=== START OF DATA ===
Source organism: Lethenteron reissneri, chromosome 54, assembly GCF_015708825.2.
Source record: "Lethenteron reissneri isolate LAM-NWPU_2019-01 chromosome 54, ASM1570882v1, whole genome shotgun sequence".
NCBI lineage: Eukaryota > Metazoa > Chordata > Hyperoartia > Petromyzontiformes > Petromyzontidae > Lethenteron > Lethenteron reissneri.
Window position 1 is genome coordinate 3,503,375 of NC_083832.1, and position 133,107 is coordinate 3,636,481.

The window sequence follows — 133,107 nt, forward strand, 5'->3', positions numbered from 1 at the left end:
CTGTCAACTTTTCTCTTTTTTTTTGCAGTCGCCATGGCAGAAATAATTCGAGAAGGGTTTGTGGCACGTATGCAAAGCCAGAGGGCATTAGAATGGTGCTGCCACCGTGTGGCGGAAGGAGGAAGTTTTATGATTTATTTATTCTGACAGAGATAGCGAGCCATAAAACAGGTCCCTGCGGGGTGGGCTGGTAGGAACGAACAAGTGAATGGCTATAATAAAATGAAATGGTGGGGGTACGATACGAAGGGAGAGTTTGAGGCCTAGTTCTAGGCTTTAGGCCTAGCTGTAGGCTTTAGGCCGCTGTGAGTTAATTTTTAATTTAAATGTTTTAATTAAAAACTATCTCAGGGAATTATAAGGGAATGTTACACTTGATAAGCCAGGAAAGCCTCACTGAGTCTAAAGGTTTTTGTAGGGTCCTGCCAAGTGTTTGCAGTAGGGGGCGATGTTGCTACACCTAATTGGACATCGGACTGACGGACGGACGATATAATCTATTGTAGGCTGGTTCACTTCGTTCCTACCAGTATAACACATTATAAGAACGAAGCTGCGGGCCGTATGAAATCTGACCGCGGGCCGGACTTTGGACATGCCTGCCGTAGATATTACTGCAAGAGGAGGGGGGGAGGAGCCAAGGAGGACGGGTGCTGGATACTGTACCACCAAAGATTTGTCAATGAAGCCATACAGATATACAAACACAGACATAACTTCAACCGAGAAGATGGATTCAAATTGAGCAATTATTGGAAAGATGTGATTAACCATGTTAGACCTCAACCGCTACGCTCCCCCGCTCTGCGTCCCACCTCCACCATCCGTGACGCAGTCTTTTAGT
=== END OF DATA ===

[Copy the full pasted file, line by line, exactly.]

Source organism: Lethenteron reissneri, chromosome 54, assembly GCF_015708825.2.
Source record: "Lethenteron reissneri isolate LAM-NWPU_2019-01 chromosome 54, ASM1570882v1, whole genome shotgun sequence".
NCBI lineage: Eukaryota > Metazoa > Chordata > Hyperoartia > Petromyzontiformes > Petromyzontidae > Lethenteron > Lethenteron reissneri.
Window position 1 is genome coordinate 3,503,375 of NC_083832.1, and position 133,107 is coordinate 3,636,481.

The window sequence follows — 133,107 nt, forward strand, 5'->3', positions numbered from 1 at the left end:
CTGTCAACTTTTCTCTTTTTTTTTGCAGTCGCCATGGCAGAAATAATTCGAGAAGGGTTTGTGGCACGTATGCAAAGCCAGAGGGCATTAGAATGGTGCTGCCACCGTGTGGCGGAAGGAGGAAGTTTTATGATTTATTTATTCTGACAGAGATAGCGAGCCATAAAACAGGTCCCTGCGGGGTGGGCTGGTAGGAACGAACAAGTGAATGGCTATAATAAAATGAAATGGTGGGGGTACGATACGAAGGGAGAGTTTGAGGCCTAGTTCTAGGCTTTAGGCCTAGCTGTAGGCTTTAGGCCGCTGTGAGTTAATTTTTAATTTAAATGTTTTAATTAAAAACTATCTCAGGGAATTATAAGGGAATGTTACACTTGATAAGCCAGGAAAGCCTCACTGAGTCTAAAGGTTTTTGTAGGGTCCTGCCAAGTGTTTGCAGTAGGGGGCGATGTTGCTACACCTAATTGGACATCGGACTGACGGACGGACGATATAATCTATTGTAGGCTGGTTCACTTCGTTCCTACCAGTATAACACATTATAAGAACGAAGCTGCGGGCCGTATGAAATCTGACCGCGGGCCGGACTTTGGACATGCCTGCCGTAGATATTACTGCAAGAGGAGGGGGGGAGGAGCCAAGGAGGACGGGTGCTGGATACTGTACCACCAAAGATTTGTCAATGAAGCCATACAGATATACAAACACAGACATAACTTCAACCGAGAAGATGGATTCAAATTGAGCAATTATTGGAAAGATGTGATTAACCATGTTAGACCTCAACCGCTACGCTCCCCCGCTCTGCGTCCCACCTCCACCATCCGTGACGCAGTCTTTTAGT